Help create an environment conducive to maximizing production and use of biofuels, 21 billion gallons of advanced biofuels per year by 2022 (EISA)

    Conversion Technologies

    Biochemical Cost of converting feedstocks to ethanol: $1.40/gal gasoline equivalent (GGE) by 2012.

    Thermochemical

    Integrated Biorefineries

    Infrastructure

    Research & Development Demonstration & Deployment

    Sustainable regional biomass resources: 130 million dry tons/yr by 2012.

    Validate integrated process technologies

    4 commercial scale

    2012 year by 2022 (EISA).

    Testing of E15 & E20 and develop biofuels distribution i f t t

    Feedstock Systems

    Thermochemical Cost of converting woody feedstocks to ethanol: $1.31/GGE by 2012. Cost of converting woody feedstock to hydrocarbon fuels by pyrolysis : $1.47/GGE by 2017.

    Sustainability & Analysis

    • GHG emissions • Water quality

    • Land use • Socioeconomics

    Improved logistics systems: $50/dry ton herbaceous by 2012.

    8 demonstration scale Up to 20 pilot or demonstration scale

    • Predictive Modeling • International

    Increase understanding of and impacts on:

    infrastructure

    Rationale for Advanced Biofuels

    U.S. Diesel Outlook (EIA AEO 2009 Reference Case for 2030)

    • 75 billion gal/yr • 0.5 billion gal/yr biodiesel production (2007)

    U.S. Jet Fuel Outlook (EIA AEO 2009 Reference Case for 2030)

    • 31 billion gal/yr

    Source: Energy Information Administration, “Petroleum Explained” and AEO2009, Updated (post-ARRA), Reference Case.

    • Cellulosic ethanol displaces light duty gasoline fraction only

    • Heavy duty/diesel and jet fuel substitutes are needed to displace other components of the barrel

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    Infrastructure Compatible Advanced Biofuels Recent studies highlight the potential of advanced biofuels other than cellulosic ethanol.

    Compared to ethanol, this next generation of biofuels would be more similar in chemical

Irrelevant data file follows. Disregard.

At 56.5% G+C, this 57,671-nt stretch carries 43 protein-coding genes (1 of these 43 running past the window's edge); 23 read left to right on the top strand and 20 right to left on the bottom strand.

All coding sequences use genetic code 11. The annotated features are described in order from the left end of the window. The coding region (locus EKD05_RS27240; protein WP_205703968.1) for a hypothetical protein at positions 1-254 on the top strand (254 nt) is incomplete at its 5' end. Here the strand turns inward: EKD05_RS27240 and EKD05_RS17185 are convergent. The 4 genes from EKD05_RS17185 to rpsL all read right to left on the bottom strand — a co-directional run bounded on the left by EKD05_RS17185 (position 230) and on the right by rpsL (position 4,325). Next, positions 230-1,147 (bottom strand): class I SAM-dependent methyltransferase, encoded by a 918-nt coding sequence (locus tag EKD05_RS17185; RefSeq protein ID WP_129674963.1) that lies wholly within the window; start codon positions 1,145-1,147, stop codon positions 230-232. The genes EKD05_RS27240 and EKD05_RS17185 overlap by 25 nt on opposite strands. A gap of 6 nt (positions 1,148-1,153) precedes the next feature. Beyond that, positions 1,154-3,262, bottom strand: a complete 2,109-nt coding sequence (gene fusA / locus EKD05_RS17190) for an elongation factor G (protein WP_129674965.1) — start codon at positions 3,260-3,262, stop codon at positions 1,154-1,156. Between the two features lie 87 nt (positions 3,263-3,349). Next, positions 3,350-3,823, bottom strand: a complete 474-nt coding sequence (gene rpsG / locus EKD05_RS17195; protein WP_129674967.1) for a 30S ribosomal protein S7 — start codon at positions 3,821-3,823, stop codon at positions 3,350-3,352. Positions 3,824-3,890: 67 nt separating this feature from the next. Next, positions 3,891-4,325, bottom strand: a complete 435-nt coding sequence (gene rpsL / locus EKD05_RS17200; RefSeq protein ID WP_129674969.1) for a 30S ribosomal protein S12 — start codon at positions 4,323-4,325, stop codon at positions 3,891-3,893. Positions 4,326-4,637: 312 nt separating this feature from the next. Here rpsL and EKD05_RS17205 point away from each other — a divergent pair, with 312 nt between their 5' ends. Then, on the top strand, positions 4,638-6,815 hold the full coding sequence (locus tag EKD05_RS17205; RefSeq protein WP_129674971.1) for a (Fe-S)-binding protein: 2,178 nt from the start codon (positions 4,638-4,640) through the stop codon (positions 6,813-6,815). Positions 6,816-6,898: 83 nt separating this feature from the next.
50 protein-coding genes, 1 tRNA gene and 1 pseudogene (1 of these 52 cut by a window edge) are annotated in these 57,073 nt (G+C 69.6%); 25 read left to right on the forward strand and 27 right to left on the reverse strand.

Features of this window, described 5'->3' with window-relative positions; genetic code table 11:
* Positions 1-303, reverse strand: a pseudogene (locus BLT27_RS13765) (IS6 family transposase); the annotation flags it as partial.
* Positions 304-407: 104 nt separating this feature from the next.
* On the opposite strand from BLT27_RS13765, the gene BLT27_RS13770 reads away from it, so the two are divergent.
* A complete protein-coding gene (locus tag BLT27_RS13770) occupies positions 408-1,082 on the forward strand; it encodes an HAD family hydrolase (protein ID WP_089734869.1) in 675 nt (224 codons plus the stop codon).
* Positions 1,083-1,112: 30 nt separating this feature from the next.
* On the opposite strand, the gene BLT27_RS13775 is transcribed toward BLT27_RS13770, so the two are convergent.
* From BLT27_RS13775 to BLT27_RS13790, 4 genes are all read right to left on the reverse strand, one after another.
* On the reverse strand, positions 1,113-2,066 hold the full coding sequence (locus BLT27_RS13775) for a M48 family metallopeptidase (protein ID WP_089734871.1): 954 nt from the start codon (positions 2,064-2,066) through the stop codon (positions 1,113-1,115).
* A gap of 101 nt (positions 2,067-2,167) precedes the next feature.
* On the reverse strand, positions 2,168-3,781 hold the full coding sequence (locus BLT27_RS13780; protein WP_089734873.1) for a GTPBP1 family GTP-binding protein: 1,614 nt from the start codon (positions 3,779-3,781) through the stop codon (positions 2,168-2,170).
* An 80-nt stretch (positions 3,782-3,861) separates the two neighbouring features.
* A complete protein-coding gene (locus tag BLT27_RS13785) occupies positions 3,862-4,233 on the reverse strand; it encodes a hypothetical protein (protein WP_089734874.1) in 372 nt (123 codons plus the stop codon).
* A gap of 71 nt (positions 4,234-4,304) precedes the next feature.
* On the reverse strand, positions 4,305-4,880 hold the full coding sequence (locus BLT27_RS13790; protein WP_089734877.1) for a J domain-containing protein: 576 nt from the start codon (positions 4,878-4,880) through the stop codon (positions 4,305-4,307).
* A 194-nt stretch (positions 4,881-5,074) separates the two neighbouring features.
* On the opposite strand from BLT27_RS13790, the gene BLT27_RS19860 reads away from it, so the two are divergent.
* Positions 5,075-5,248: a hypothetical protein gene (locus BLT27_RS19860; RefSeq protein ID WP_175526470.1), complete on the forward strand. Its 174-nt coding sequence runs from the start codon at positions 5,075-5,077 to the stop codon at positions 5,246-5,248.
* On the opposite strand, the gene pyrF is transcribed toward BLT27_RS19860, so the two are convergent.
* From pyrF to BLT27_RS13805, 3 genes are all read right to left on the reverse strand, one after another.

• Renewable gasoline • Renewable diesel

    biofuels would be more similar in chemical makeup to gasoline, jet fuel and diesel fuels.

    Their compatibility with the existing infrastructure may expedite rapid displacement of petroleum (hydrocarbon-based fuels) in the market.

    I f t t C tibl• Renewable jet fuel • Cellulosic biobutanol • Algae-derived biofuels

    Infrastructure-Compatible Advanced Biofuels

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    Gaps in Research of 2nd Generation Transportation Biofuels Task 41, Project 2 IEA Bioenergy, 2008:01. Biofuels: Where are we headed? Chemical Engineering Progress, 2008 August, AIChE S1-S23. Breaking the Chemical and Engineering Barriers to Lignocellulosic Biofuels: Next Generation Hydrocarbon Biorefineries, 2008 March, Ed. George W. Huber, University of Massachusetts Amherst, National Science Foundation, Chemical Bioenegineering, Environmental and Transport Systems Division, Washington, DC.

    Exploring Routes to Convert Biomass Integrated Biorefineries

    Bioethanol E ti

    Pretreatment & Conditioning

    Distillation Biochemical Conversion

    N I

    N G

    Feedstock Production & Logistics • Energy

    crops • Forest

    Residue • Agricultural

    wastes • Algae

    Olefins Gasoline Di l

    DDGS

    Lignin (for power)

    Thermochemical Conversion

    Fast Pyrolysis

    Liquid Bio-oil

    Zeolite Cracking Hydro-processing

    Upgrading

    Enzymatic Hydrolysis Enzyme Production

    Sugars Fermentation

    By-Products Wastes/Residue

    R E

    F I

    N

    Research on biochemical and thermochemical conversion pathways is improving the efficiency and economics of biofuels production.

    Diesel Biodiesel Green Diesel

    Gasification Syngas Fischer TropschAlcohol Synthesis

    Lipid (Oil) Extraction

    Algal Oil

    Transesterification Hydro-processing

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    First Need – Abundant, Low Cost Feedstock

    Dry Herbaceous – Agriculture Residues/crops at less than 15% moisture

    Energy Crops Wet dry and woodyEnergy Crops – Wet, dry, and woody

    Woody – Forest resources and woody energy crops

    Strategies to increase feedstock amounts that can be sustainably harvested.

    Develop optimal-performing systems integrating feedstock development, production, and conversion components.

    Economic assessment of production costs, including logistics.

    Feedstock Logistics Cost Targets/Goals

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    Challenges • High enzymatic conversion

    costs

    Solutions • R&D to improve effectiveness and

    reduce costs of enzymatic conversion

    Conversion Critical Bar